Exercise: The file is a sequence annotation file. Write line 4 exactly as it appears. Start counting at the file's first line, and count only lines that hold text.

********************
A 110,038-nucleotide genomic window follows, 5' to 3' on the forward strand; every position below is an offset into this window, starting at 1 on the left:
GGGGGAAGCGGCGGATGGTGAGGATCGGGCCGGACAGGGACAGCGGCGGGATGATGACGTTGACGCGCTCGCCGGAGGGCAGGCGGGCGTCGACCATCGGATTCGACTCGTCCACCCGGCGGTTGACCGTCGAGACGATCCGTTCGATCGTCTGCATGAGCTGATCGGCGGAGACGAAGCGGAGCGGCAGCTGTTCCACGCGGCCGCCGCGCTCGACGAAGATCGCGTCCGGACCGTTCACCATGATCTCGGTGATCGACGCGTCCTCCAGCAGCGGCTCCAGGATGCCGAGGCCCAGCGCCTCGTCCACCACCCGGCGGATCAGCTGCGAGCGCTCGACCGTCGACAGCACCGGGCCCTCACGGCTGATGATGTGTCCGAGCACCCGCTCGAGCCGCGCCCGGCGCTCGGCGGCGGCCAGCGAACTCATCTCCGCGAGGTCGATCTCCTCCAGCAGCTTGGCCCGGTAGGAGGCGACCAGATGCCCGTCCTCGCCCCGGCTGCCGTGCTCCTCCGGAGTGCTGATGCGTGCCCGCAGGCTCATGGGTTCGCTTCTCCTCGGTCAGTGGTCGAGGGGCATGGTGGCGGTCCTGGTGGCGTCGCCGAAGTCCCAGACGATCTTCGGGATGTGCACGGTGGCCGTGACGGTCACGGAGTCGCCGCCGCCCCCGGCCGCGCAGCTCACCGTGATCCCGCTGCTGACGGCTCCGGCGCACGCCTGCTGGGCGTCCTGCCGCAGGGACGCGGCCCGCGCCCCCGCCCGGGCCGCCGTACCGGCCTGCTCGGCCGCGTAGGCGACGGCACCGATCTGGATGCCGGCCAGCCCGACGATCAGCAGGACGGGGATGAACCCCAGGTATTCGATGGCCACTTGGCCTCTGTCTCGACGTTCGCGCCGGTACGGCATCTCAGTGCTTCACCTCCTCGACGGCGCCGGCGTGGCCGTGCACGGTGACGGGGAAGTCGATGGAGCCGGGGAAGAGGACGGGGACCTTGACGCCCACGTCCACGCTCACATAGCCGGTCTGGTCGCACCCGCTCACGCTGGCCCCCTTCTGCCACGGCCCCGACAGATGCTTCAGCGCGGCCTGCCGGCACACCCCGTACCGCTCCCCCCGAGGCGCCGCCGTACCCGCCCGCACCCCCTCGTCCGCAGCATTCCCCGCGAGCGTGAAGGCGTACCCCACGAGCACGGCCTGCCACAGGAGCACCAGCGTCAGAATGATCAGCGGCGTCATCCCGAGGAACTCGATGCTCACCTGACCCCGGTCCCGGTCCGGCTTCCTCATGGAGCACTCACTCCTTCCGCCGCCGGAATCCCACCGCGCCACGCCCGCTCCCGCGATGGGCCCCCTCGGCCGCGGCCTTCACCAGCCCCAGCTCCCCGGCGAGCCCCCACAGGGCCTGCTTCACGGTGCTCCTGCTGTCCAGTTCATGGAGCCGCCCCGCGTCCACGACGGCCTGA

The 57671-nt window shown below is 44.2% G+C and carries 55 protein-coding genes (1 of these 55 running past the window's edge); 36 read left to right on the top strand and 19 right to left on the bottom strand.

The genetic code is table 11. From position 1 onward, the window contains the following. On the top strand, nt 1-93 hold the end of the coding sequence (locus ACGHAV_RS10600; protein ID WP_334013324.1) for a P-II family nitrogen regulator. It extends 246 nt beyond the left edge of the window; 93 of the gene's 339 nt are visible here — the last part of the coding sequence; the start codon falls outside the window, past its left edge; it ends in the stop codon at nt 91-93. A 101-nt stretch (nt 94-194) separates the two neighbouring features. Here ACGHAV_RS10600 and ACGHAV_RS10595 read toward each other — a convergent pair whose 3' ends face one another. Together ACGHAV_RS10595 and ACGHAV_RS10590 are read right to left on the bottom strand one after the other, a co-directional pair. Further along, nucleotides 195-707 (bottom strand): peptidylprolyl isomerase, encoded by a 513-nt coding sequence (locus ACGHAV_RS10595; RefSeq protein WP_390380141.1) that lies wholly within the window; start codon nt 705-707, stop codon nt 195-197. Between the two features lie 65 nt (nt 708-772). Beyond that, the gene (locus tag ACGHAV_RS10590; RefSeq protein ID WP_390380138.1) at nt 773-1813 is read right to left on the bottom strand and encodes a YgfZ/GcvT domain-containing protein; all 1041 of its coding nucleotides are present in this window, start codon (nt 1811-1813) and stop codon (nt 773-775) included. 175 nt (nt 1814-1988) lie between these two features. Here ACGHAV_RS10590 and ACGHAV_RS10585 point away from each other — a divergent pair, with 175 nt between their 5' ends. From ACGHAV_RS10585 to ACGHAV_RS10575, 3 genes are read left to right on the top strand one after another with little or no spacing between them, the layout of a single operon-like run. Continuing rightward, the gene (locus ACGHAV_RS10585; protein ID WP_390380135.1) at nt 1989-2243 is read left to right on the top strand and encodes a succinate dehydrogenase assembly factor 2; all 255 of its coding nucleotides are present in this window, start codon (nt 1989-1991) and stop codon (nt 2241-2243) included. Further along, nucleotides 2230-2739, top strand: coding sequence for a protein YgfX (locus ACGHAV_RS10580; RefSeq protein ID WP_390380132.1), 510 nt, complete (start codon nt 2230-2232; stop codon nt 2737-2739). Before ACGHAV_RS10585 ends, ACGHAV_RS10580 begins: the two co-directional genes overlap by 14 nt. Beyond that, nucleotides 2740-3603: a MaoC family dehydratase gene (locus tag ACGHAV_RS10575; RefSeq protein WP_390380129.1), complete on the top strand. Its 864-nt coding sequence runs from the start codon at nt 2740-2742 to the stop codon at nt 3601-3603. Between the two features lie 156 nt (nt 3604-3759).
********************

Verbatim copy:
The genetic code is table 11. From position 1 onward, the window contains the following. On the top strand, nt 1-93 hold the end of the coding sequence (locus ACGHAV_RS10600; protein ID WP_334013324.1) for a P-II family nitrogen regulator. It extends 246 nt beyond the left edge of the window; 93 of the gene's 339 nt are visible here — the last part of the coding sequence; the start codon falls outside the window, past its left edge; it ends in the stop codon at nt 91-93. A 101-nt stretch (nt 94-194) separates the two neighbouring features. Here ACGHAV_RS10600 and ACGHAV_RS10595 read toward each other — a convergent pair whose 3' ends face one another. Together ACGHAV_RS10595 and ACGHAV_RS10590 are read right to left on the bottom strand one after the other, a co-directional pair. Further along, nucleotides 195-707 (bottom strand): peptidylprolyl isomerase, encoded by a 513-nt coding sequence (locus ACGHAV_RS10595; RefSeq protein WP_390380141.1) that lies wholly within the window; start codon nt 705-707, stop codon nt 195-197. Between the two features lie 65 nt (nt 708-772). Beyond that, the gene (locus tag ACGHAV_RS10590; RefSeq protein ID WP_390380138.1) at nt 773-1813 is read right to left on the bottom strand and encodes a YgfZ/GcvT domain-containing protein; all 1041 of its coding nucleotides are present in this window, start codon (nt 1811-1813) and stop codon (nt 773-775) included. 175 nt (nt 1814-1988) lie between these two features. Here ACGHAV_RS10590 and ACGHAV_RS10585 point away from each other — a divergent pair, with 175 nt between their 5' ends. From ACGHAV_RS10585 to ACGHAV_RS10575, 3 genes are read left to right on the top strand one after another with little or no spacing between them, the layout of a single operon-like run. Continuing rightward, the gene (locus ACGHAV_RS10585; protein ID WP_390380135.1) at nt 1989-2243 is read left to right on the top strand and encodes a succinate dehydrogenase assembly factor 2; all 255 of its coding nucleotides are present in this window, start codon (nt 1989-1991) and stop codon (nt 2241-2243) included. Further along, nucleotides 2230-2739, top strand: coding sequence for a protein YgfX (locus ACGHAV_RS10580; RefSeq protein ID WP_390380132.1), 510 nt, complete (start codon nt 2230-2232; stop codon nt 2737-2739). Before ACGHAV_RS10585 ends, ACGHAV_RS10580 begins: the two co-directional genes overlap by 14 nt. Beyond that, nucleotides 2740-3603: a MaoC family dehydratase gene (locus tag ACGHAV_RS10575; RefSeq protein WP_390380129.1), complete on the top strand. Its 864-nt coding sequence runs from the start codon at nt 2740-2742 to the stop codon at nt 3601-3603. Between the two features lie 156 nt (nt 3604-3759).